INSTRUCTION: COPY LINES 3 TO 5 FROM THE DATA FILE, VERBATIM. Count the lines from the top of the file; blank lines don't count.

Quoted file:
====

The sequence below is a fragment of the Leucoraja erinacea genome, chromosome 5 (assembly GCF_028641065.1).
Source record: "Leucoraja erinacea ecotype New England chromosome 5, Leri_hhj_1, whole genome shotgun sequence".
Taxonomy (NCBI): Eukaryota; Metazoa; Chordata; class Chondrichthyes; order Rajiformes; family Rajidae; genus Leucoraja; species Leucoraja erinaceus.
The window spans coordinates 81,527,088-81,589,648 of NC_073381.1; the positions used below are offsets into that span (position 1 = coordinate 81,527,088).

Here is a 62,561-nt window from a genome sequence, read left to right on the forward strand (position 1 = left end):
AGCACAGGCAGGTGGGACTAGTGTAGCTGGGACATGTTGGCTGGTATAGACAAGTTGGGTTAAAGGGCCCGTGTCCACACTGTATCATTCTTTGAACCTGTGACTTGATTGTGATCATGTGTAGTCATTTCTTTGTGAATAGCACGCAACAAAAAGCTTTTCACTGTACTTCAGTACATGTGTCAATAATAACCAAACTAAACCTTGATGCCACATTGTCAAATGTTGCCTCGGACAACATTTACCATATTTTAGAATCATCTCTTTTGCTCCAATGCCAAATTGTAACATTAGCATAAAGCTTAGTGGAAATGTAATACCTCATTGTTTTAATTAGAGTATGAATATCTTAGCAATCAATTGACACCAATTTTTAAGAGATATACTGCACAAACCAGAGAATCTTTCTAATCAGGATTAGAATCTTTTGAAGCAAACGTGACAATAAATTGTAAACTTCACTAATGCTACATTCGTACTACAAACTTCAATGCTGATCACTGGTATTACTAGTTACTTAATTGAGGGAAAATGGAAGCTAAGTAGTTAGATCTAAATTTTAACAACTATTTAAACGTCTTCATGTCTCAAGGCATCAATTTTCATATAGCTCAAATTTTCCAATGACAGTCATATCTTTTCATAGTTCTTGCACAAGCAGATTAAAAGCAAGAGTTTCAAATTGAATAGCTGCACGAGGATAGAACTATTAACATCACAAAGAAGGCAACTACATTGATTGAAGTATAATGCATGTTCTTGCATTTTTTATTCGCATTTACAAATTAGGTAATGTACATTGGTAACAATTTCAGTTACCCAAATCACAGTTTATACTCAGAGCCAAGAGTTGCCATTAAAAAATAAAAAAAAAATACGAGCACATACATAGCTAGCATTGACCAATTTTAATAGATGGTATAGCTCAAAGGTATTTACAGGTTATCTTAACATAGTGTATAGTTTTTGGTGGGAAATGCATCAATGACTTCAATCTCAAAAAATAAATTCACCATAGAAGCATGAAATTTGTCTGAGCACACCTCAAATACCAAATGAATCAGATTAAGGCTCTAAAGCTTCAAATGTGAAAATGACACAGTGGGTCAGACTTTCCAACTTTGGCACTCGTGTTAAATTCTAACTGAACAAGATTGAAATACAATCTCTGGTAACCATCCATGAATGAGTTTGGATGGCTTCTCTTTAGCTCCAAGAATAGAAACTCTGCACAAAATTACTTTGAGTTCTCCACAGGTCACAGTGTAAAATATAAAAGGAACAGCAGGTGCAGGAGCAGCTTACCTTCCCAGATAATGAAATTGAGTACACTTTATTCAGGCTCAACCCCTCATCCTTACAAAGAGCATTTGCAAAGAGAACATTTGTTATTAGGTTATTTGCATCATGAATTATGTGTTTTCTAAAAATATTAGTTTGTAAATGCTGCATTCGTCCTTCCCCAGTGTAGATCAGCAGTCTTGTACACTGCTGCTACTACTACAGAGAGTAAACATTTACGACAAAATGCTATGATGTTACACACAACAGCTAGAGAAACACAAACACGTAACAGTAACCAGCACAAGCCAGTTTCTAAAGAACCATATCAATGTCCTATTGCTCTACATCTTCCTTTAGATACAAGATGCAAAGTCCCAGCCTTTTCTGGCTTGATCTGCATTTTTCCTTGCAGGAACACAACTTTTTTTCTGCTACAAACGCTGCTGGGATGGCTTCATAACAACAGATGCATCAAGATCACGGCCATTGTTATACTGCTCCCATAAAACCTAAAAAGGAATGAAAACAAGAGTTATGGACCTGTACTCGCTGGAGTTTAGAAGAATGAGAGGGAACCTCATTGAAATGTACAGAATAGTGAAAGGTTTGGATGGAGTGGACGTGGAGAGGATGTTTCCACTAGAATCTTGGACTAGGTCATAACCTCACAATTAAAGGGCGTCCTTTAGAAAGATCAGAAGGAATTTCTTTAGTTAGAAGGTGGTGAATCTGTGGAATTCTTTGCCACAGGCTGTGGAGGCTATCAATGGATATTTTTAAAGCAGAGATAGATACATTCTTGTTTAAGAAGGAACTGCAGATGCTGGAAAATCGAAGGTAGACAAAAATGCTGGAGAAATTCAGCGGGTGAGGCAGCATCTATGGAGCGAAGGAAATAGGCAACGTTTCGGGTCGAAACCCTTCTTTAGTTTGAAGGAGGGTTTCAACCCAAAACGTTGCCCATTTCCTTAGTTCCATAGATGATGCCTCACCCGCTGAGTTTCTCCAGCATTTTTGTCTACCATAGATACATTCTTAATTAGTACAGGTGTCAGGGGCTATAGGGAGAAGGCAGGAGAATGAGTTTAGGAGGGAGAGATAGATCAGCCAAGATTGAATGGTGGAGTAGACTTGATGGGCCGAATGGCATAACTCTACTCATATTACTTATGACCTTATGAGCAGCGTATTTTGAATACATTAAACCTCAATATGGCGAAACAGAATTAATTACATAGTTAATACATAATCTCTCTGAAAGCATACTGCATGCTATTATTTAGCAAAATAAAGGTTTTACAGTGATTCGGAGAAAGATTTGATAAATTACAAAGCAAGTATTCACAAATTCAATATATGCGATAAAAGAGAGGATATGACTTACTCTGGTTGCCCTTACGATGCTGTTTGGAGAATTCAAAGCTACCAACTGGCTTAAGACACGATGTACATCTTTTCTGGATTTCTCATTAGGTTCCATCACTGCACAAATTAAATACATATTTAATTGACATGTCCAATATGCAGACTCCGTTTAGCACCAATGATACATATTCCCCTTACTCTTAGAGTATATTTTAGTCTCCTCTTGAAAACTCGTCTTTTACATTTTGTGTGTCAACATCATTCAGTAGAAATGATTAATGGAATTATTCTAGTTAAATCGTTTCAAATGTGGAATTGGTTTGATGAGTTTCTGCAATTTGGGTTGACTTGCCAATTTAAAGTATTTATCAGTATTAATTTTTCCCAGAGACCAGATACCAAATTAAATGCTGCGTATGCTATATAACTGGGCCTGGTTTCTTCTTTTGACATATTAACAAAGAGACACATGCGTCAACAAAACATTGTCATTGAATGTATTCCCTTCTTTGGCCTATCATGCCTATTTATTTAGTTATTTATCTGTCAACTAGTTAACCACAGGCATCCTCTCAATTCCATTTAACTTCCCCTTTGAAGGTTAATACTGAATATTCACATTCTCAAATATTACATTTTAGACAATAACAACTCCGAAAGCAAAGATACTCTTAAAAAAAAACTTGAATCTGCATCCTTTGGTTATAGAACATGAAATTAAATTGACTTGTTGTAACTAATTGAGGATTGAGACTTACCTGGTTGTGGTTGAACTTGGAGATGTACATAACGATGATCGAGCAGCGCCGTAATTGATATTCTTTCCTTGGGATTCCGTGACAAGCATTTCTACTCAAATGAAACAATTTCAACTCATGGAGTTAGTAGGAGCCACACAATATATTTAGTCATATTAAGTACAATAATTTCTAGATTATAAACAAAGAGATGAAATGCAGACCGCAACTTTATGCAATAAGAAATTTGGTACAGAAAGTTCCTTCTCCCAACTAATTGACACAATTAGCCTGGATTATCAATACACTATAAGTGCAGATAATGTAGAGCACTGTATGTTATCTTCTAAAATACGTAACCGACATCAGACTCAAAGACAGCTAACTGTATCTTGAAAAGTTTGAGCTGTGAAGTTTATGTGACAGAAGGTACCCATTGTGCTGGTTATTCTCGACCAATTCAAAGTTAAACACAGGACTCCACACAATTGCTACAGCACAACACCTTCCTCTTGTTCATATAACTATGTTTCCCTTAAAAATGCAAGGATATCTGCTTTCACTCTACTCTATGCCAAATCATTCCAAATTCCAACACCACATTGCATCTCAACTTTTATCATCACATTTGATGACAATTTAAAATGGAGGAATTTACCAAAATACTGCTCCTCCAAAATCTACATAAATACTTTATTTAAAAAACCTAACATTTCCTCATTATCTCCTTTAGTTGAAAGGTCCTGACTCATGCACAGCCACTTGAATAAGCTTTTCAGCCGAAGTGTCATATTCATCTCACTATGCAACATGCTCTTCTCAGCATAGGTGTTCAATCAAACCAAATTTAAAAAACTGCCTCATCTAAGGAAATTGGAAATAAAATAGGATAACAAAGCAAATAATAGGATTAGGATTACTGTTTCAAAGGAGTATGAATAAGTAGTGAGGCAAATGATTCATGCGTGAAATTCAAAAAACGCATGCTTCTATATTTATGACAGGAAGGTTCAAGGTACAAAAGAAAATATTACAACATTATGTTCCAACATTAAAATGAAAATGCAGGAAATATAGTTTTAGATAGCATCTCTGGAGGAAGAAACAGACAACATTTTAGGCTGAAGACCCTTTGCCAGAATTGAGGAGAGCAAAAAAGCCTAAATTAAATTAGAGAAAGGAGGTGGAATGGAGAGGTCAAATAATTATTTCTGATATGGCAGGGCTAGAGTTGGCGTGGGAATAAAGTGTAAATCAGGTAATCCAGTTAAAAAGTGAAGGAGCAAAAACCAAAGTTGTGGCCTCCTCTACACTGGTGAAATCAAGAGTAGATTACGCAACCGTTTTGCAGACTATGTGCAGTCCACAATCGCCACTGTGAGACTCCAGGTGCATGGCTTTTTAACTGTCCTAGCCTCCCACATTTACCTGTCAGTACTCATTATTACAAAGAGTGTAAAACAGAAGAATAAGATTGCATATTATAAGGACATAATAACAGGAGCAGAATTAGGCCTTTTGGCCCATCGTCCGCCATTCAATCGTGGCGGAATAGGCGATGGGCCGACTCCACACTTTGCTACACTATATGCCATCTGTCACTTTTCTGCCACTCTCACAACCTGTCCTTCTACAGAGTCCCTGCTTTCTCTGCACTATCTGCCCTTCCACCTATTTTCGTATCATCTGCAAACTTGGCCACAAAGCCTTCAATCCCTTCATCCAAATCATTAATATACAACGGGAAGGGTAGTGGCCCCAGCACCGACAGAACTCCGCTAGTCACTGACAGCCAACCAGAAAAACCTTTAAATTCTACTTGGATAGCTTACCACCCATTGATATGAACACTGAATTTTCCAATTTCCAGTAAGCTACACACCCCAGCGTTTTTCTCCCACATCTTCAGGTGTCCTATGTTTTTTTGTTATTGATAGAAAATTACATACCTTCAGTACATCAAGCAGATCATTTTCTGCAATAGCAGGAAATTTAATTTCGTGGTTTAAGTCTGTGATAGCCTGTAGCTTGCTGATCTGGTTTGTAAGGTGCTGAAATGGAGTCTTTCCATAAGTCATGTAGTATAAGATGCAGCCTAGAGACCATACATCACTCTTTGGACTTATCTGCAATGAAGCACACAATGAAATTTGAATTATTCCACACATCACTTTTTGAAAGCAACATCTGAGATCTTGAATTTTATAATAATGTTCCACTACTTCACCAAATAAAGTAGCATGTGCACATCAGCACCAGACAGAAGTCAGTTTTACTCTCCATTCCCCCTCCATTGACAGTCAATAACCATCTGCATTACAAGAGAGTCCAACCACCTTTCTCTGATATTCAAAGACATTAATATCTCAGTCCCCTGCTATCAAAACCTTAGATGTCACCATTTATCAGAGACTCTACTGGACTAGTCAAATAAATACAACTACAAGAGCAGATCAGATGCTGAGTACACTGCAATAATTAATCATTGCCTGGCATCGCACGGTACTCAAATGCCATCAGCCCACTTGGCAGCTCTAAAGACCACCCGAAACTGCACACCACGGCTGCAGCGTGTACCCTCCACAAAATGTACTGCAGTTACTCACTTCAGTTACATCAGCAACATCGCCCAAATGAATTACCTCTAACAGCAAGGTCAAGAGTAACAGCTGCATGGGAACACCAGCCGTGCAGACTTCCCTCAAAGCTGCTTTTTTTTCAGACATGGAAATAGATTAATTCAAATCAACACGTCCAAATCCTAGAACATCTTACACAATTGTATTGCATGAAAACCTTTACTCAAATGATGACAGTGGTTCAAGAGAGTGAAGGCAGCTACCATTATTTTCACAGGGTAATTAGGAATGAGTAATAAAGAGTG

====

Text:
Taxonomy (NCBI): Eukaryota; Metazoa; Chordata; class Chondrichthyes; order Rajiformes; family Rajidae; genus Leucoraja; species Leucoraja erinaceus.
The window spans coordinates 81,527,088-81,589,648 of NC_073381.1; the positions used below are offsets into that span (position 1 = coordinate 81,527,088).

Here is a 62,561-nt window from a genome sequence, read left to right on the forward strand (position 1 = left end):